Agent Orange victims push for government action

Victims and activists unite to tell their story

Stephanie Kelly – The Aquinian

Community members, local activists and veterans assembled at the Hugh John Flemming Forestry Center on March 29 to hear stories from those affected by Agent Orange.

Agent Orange is a code name for a herbicide used by the U.S. military during the Vietnam War. Hundreds of thousands of people around the world have died or suffer from disabilities because of its toxicity.

In the late 1960s, Agent Orange was used at CFB Gagetown. Since then, there’s been a drastic increase in illnesses in the Gagetown area, including type 2 diabetes, bronchitis, asthma and varying forms of cancer.

Social activist Art Connolly lost his brother, mother, and sister – and her unborn child – to diseases linked to chemical exposure.

Sandra Coleman suffers from Chronic Fatigue Syndrome and skin cancer. One of her children was born with a physical deformity, and her other child died at birth.

Coleman and Connolly want the government to compensate victims.

In 2007, Prime Minister Stephen Harper issued the Ex-Gratia Compensation Package. The package gives $20,000 to those who lived or worked within five kilometers of CFB Gagetown between 1966 and 1967, have been living as of Feb. 6 2006, and can prove they suffer from spina bifida, Hodgkin’s disease, or multiple myeloma.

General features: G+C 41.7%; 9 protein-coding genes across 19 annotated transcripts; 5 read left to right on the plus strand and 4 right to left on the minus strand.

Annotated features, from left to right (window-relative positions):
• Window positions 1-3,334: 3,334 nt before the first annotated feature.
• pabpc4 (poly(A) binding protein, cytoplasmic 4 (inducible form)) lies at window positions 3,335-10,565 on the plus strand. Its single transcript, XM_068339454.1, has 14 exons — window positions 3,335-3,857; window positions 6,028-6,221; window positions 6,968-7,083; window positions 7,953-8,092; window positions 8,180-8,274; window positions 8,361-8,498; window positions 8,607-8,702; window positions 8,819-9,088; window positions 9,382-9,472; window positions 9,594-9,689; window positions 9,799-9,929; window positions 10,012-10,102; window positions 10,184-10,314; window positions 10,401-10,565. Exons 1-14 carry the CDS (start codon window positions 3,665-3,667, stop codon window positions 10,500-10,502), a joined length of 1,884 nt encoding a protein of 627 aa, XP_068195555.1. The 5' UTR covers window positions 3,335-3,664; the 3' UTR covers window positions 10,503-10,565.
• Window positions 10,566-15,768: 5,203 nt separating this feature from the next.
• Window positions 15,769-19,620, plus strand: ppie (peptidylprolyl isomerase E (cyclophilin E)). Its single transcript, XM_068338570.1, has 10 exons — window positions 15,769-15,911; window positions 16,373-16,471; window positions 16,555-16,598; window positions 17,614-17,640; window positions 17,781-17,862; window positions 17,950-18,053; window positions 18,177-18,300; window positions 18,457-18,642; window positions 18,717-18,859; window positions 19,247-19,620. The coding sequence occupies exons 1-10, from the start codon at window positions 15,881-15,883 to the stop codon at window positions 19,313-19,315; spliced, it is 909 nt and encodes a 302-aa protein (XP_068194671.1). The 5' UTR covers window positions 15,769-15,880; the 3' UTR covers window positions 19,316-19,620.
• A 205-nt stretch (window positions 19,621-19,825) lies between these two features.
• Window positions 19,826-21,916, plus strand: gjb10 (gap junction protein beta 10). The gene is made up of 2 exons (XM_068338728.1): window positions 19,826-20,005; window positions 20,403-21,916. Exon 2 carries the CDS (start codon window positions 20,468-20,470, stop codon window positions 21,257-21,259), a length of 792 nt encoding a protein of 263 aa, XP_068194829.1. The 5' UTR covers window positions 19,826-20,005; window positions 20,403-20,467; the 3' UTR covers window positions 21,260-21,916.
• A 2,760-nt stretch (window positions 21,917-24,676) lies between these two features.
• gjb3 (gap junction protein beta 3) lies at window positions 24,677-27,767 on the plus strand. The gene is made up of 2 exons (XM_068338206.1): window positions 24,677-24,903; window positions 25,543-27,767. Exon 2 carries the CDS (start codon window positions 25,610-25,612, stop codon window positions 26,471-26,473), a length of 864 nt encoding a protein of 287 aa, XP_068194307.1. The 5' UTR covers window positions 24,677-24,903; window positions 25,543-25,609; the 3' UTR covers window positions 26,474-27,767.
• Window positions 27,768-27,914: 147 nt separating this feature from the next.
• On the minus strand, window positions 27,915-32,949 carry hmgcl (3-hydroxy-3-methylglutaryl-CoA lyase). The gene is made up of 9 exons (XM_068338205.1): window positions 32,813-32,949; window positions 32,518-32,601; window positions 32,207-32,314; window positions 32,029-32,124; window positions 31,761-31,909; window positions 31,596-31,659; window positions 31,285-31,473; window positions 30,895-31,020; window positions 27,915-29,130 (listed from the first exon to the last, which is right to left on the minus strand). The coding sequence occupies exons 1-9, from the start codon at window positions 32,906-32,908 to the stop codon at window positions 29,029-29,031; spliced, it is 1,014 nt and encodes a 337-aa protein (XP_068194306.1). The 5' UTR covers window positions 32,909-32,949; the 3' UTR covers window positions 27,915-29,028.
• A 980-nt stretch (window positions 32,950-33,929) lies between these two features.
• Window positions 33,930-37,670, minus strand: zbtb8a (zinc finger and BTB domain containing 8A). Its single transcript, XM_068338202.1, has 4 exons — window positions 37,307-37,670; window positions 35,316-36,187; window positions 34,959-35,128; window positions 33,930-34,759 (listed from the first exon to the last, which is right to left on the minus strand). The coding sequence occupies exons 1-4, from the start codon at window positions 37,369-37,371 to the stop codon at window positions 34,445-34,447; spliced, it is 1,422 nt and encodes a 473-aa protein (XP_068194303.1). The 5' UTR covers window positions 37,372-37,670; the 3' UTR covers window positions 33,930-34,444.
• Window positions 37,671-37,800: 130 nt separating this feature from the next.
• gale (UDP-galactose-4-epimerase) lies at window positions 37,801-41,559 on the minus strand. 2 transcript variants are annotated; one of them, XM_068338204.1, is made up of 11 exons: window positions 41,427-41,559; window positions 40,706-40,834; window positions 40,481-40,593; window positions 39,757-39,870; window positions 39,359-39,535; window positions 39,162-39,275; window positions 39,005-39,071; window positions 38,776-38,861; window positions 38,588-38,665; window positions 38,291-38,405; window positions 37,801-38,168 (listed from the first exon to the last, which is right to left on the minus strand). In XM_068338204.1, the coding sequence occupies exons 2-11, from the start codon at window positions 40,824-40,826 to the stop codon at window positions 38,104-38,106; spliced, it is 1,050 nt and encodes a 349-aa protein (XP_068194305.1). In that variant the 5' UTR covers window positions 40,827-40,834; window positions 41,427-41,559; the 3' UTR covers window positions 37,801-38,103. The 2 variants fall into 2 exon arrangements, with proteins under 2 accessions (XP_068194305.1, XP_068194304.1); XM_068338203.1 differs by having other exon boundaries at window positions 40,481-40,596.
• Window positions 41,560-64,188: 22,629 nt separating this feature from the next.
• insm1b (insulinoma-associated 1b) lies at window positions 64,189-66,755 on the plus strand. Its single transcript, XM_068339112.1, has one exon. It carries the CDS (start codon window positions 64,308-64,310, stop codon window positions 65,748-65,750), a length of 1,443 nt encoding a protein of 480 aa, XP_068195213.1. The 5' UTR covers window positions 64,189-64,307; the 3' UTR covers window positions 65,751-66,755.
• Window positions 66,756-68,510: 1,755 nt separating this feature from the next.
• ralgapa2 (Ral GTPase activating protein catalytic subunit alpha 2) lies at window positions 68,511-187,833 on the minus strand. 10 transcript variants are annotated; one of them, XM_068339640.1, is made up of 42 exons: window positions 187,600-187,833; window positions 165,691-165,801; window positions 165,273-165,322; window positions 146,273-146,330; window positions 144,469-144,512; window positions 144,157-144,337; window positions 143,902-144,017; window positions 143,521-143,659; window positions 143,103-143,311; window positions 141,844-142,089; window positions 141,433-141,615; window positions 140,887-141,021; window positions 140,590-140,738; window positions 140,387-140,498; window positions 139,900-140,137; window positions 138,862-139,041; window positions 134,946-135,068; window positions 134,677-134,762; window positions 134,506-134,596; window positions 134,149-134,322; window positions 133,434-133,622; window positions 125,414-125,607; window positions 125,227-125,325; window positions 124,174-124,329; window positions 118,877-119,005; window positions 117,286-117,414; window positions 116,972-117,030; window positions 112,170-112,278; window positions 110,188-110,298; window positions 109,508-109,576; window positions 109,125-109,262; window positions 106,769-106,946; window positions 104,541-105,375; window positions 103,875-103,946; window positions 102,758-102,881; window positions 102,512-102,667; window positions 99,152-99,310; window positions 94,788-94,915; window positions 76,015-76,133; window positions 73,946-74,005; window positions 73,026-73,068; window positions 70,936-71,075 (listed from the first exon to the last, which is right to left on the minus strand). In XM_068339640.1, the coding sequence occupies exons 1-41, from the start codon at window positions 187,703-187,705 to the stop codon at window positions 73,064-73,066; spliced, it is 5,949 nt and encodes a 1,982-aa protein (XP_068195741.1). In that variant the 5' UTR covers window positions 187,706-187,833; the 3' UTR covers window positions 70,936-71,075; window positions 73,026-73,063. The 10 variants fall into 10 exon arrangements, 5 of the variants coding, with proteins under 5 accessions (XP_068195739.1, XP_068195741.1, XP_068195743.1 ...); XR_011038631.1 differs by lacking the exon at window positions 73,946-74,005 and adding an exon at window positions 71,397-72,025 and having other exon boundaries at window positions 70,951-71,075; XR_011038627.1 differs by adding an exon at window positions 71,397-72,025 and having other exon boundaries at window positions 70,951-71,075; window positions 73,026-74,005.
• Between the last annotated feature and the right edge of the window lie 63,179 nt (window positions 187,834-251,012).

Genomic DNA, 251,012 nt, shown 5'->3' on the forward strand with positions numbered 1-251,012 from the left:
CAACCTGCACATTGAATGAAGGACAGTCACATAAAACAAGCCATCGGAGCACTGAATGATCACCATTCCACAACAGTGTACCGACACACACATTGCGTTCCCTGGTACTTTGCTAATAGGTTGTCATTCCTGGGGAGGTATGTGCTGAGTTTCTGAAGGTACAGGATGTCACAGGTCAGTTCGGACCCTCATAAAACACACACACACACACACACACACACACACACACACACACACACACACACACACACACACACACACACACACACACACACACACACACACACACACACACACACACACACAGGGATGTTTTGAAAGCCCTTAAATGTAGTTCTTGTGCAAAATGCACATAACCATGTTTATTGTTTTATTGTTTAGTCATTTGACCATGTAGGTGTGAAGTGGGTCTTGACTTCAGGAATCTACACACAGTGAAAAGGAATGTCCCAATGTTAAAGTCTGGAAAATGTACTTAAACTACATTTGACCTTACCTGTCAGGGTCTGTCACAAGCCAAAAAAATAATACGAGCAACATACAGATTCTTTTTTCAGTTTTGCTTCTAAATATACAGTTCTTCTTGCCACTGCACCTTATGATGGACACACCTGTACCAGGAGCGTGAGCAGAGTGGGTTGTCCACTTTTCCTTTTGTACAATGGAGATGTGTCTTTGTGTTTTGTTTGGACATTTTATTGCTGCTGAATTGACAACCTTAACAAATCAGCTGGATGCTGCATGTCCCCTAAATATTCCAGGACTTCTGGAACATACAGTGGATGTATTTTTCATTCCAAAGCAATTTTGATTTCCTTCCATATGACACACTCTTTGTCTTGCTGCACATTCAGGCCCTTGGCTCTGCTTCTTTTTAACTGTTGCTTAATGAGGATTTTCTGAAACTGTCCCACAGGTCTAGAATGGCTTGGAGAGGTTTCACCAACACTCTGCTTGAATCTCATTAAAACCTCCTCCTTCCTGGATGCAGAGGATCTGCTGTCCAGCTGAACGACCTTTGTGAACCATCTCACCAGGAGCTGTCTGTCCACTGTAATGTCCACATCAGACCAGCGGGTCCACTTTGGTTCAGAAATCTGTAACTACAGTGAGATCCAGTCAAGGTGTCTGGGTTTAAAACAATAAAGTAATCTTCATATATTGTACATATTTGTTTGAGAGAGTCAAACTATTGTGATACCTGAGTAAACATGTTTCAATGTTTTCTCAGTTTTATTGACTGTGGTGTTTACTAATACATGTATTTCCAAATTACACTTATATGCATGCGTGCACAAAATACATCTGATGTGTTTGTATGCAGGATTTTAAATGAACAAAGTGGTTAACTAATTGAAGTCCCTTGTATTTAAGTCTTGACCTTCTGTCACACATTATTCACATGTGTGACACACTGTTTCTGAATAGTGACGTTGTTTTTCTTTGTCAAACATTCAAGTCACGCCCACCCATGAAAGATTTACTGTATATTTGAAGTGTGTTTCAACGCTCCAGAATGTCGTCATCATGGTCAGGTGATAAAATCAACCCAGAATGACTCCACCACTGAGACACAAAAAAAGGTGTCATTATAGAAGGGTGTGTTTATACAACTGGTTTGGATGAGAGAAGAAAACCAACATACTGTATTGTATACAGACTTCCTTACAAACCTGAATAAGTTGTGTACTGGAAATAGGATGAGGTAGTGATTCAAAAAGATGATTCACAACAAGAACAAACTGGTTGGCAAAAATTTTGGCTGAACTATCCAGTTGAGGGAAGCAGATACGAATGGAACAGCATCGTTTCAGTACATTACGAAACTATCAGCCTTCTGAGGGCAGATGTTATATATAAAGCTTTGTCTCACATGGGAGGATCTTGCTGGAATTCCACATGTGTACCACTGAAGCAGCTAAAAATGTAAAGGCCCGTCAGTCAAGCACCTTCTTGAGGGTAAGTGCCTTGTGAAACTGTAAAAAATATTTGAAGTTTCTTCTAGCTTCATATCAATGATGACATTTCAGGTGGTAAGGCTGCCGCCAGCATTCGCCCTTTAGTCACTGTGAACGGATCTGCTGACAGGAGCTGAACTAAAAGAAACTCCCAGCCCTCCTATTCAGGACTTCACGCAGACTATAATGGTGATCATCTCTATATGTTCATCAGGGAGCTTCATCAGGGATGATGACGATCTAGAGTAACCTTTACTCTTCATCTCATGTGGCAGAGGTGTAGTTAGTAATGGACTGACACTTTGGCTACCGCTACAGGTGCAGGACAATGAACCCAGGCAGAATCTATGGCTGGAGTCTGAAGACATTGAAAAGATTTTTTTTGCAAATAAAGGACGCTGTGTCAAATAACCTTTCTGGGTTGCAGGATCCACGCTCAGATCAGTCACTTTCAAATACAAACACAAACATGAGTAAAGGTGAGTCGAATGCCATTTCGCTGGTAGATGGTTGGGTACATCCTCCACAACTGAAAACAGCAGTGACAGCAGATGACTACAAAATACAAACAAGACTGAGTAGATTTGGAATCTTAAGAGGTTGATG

“Those who are sick and have lost loved ones over there are being completely excluded from compensation, because of a few extra miles,” said Marilyn Kirchgessner, an Oromocto resident.

“[Stephen Harper] is telling us that the lives of our loved ones who died before Feb. 6, 2006 are worth nothing.”

Wayne Cardinal was a member of the Canadian reserves and armed forces at CFB Gagetown at the time Agent Orange was sprayed. He said he resents the government’s ignorance.

“Deep in my heart, I can never forgive [the government]. I will never stop fighting, I will never let it die,” Cardinal said.

David Coon of the Conservation Council of New Brunswick accused the Canadian government of ignoring citizens and justice.

“For people in government, you’re a problem they want to go away,” Coon said. “Victory will only be achieved by spreading awareness and pressuring politicians for justice.”

Bette Hudson, the founder of “Widows on a Warpath,” an organization of Canadian widows fighting for compensation, wants the government to own up.

“Stand up. Tell us you screwed up, admit you were wrong, do the right thing. Admit that the government of Canada did a disservice to the country’s servicemen,” Hudson said.

Former serviceman Don Teakles served at CFB Gagetown during the 1960s and 1980s. He suffers from Graves disease, COPD, and skin conditions.

“All I want the Canadian government to do … is take care of my health. All they want me to do is die and I’m not going to.”

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